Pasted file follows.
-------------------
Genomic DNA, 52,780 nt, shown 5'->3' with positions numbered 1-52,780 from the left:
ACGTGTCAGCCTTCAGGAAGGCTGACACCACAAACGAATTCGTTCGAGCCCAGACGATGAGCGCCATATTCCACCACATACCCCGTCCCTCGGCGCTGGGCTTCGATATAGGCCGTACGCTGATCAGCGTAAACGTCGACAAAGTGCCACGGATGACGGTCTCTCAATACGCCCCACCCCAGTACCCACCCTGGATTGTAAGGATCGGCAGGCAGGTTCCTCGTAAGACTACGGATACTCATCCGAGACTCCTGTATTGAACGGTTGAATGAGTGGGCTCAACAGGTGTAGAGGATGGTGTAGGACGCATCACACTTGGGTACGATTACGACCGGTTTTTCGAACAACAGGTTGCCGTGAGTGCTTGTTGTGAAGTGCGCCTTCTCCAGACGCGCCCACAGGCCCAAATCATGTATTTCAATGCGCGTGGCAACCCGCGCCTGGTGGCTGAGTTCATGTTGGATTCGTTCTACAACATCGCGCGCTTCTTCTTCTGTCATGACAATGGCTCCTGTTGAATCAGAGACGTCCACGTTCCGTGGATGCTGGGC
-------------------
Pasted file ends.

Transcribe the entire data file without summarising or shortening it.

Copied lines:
Genomic DNA, 52,780 nt, shown 5'->3' with positions numbered 1-52,780 from the left:
ACGTGTCAGCCTTCAGGAAGGCTGACACCACAAACGAATTCGTTCGAGCCCAGACGATGAGCGCCATATTCCACCACATACCCCGTCCCTCGGCGCTGGGCTTCGATATAGGCCGTACGCTGATCAGCGTAAACGTCGACAAAGTGCCACGGATGACGGTCTCTCAATACGCCCCACCCCAGTACCCACCCTGGATTGTAAGGATCGGCAGGCAGGTTCCTCGTAAGACTACGGATACTCATCCGAGACTCCTGTATTGAACGGTTGAATGAGTGGGCTCAACAGGTGTAGAGGATGGTGTAGGACGCATCACACTTGGGTACGATTACGACCGGTTTTTCGAACAACAGGTTGCCGTGAGTGCTTGTTGTGAAGTGCGCCTTCTCCAGACGCGCCCACAGGCCCAAATCATGTATTTCAATGCGCGTGGCAACCCGCGCCTGGTGGCTGAGTTCATGTTGGATTCGTTCTACAACATCGCGCGCTTCTTCTTCTGTCATGACAATGGCTCCTGTTGAATCAGAGACGTCCACGTTCCGTGGATGCTGGGC